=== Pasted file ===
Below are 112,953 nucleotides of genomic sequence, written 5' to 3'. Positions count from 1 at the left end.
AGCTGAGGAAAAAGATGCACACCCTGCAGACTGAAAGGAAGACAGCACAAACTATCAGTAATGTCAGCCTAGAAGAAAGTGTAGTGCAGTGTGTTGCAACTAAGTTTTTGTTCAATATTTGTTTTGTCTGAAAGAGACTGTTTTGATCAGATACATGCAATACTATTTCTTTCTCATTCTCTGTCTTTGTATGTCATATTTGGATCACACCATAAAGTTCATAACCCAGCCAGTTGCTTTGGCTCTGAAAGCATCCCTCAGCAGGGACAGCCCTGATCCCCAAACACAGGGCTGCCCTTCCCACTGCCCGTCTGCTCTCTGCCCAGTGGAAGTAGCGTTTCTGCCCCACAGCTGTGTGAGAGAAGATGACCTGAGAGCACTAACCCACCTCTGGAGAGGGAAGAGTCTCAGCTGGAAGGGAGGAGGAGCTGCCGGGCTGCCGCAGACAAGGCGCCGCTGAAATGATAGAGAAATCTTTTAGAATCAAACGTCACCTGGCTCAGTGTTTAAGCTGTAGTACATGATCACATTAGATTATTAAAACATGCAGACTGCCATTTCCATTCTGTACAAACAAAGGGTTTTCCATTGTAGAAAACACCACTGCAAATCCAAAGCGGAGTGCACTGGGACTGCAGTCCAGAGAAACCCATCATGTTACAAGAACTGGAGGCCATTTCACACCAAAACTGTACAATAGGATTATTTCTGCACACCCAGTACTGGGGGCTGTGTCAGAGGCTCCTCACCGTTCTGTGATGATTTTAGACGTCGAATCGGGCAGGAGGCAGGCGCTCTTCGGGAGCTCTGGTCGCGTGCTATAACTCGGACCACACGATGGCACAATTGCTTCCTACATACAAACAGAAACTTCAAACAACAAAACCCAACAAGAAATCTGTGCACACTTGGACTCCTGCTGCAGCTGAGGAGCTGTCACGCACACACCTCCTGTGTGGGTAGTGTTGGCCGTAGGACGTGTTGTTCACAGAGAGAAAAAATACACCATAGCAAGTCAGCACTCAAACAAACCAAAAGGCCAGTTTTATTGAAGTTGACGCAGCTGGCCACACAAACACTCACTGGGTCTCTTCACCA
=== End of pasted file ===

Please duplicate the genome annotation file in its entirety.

Below are 112,953 nucleotides of genomic sequence, written 5' to 3'. Positions count from 1 at the left end.
AGCTGAGGAAAAAGATGCACACCCTGCAGACTGAAAGGAAGACAGCACAAACTATCAGTAATGTCAGCCTAGAAGAAAGTGTAGTGCAGTGTGTTGCAACTAAGTTTTTGTTCAATATTTGTTTTGTCTGAAAGAGACTGTTTTGATCAGATACATGCAATACTATTTCTTTCTCATTCTCTGTCTTTGTATGTCATATTTGGATCACACCATAAAGTTCATAACCCAGCCAGTTGCTTTGGCTCTGAAAGCATCCCTCAGCAGGGACAGCCCTGATCCCCAAACACAGGGCTGCCCTTCCCACTGCCCGTCTGCTCTCTGCCCAGTGGAAGTAGCGTTTCTGCCCCACAGCTGTGTGAGAGAAGATGACCTGAGAGCACTAACCCACCTCTGGAGAGGGAAGAGTCTCAGCTGGAAGGGAGGAGGAGCTGCCGGGCTGCCGCAGACAAGGCGCCGCTGAAATGATAGAGAAATCTTTTAGAATCAAACGTCACCTGGCTCAGTGTTTAAGCTGTAGTACATGATCACATTAGATTATTAAAACATGCAGACTGCCATTTCCATTCTGTACAAACAAAGGGTTTTCCATTGTAGAAAACACCACTGCAAATCCAAAGCGGAGTGCACTGGGACTGCAGTCCAGAGAAACCCATCATGTTACAAGAACTGGAGGCCATTTCACACCAAAACTGTACAATAGGATTATTTCTGCACACCCAGTACTGGGGGCTGTGTCAGAGGCTCCTCACCGTTCTGTGATGATTTTAGACGTCGAATCGGGCAGGAGGCAGGCGCTCTTCGGGAGCTCTGGTCGCGTGCTATAACTCGGACCACACGATGGCACAATTGCTTCCTACATACAAACAGAAACTTCAAACAACAAAACCCAACAAGAAATCTGTGCACACTTGGACTCCTGCTGCAGCTGAGGAGCTGTCACGCACACACCTCCTGTGTGGGTAGTGTTGGCCGTAGGACGTGTTGTTCACAGAGAGAAAAAATACACCATAGCAAGTCAGCACTCAAACAAACCAAAAGGCCAGTTTTATTGAAGTTGACGCAGCTGGCCACACAAACACTCACTGGGTCTCTTCACCA